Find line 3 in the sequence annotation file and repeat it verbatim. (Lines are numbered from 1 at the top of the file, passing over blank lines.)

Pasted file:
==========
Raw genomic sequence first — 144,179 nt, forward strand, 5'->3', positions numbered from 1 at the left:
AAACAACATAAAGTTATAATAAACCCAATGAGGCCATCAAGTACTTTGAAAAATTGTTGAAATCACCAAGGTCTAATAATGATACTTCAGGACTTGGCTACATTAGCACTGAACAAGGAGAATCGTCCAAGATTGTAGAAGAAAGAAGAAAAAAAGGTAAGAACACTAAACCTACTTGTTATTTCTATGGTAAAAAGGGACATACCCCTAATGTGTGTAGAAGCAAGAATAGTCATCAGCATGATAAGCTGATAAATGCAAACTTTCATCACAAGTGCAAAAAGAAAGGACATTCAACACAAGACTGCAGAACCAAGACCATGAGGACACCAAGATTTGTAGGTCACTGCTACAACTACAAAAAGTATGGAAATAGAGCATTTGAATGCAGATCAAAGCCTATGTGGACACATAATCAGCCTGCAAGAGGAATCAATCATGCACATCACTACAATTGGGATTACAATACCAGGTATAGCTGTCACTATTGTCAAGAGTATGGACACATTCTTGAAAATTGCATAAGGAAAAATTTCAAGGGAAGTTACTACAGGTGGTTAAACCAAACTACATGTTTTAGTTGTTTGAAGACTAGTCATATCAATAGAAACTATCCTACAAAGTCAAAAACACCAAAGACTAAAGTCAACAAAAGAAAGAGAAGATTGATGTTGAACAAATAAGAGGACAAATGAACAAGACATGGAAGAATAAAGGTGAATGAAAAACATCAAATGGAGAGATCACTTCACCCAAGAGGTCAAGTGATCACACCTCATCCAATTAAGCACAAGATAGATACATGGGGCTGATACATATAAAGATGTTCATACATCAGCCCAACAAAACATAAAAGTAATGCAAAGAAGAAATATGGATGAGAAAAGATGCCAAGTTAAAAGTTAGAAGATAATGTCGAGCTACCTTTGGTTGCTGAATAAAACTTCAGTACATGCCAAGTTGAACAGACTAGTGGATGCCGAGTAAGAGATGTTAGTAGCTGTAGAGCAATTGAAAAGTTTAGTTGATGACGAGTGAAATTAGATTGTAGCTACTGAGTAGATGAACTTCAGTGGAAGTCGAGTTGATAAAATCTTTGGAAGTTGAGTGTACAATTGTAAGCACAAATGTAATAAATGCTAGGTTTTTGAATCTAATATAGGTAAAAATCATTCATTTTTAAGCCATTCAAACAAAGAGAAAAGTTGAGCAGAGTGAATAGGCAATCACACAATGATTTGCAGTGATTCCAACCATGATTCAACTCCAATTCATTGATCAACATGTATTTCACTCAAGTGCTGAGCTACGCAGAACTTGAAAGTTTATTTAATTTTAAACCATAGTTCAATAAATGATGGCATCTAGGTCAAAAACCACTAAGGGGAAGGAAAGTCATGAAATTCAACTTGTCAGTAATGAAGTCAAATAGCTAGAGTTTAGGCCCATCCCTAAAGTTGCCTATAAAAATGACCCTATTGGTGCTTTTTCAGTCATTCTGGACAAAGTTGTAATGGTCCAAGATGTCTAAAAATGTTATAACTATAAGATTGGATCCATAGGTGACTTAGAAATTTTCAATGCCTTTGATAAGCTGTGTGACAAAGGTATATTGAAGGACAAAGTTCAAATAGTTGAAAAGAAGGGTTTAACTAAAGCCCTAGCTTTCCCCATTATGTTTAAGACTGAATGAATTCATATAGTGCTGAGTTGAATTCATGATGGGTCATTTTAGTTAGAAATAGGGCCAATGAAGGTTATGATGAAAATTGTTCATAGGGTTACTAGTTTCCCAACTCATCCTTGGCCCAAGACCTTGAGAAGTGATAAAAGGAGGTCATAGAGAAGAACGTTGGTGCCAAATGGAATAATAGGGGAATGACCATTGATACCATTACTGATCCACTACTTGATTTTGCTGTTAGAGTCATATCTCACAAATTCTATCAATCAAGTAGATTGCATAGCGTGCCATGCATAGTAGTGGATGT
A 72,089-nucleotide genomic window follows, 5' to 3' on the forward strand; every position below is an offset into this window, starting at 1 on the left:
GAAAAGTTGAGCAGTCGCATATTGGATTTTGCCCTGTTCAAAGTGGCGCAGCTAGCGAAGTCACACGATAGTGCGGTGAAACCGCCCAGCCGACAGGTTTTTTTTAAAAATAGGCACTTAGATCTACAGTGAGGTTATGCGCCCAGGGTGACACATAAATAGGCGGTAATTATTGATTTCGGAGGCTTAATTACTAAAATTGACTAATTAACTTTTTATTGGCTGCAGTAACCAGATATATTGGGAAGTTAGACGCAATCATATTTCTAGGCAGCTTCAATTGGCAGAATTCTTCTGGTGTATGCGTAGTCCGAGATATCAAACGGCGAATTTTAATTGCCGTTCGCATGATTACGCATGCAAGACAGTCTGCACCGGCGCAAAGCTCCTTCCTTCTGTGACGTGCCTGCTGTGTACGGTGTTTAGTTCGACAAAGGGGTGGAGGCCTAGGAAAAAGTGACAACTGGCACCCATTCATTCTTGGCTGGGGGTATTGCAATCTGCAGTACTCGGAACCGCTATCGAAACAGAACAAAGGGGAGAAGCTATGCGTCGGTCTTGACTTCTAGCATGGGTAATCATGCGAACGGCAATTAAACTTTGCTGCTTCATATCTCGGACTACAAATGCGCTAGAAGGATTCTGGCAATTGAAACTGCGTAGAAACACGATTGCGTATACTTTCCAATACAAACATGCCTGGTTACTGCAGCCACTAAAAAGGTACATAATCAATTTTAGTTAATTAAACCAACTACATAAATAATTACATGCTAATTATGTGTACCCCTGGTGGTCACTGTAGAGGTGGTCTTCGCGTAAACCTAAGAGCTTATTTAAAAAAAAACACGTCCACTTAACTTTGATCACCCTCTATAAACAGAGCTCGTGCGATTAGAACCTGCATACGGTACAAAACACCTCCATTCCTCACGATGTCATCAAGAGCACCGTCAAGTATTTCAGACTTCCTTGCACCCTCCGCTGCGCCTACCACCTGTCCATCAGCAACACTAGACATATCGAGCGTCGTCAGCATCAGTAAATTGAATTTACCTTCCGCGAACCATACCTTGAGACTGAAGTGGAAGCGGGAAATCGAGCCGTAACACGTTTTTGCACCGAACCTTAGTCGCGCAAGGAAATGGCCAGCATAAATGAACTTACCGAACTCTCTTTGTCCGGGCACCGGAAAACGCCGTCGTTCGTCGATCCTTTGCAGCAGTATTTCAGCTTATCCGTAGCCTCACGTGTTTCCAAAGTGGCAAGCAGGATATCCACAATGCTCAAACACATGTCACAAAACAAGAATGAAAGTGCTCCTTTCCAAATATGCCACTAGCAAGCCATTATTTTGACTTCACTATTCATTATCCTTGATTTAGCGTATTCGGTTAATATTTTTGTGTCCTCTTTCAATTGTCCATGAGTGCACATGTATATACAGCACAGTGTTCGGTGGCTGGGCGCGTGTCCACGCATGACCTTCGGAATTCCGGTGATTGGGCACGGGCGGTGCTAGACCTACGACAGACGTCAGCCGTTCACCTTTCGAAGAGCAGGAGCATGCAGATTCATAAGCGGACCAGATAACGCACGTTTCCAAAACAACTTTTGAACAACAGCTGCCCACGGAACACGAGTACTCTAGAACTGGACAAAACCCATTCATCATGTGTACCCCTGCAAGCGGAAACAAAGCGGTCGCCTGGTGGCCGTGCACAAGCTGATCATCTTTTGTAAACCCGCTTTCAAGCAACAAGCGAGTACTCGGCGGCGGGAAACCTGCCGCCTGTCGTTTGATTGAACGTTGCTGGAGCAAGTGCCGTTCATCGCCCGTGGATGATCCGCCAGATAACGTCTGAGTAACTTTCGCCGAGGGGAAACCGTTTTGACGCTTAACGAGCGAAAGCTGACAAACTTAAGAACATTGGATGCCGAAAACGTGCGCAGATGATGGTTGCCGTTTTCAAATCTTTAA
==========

A 72,089-nucleotide genomic window follows, 5' to 3' on the forward strand; every position below is an offset into this window, starting at 1 on the left: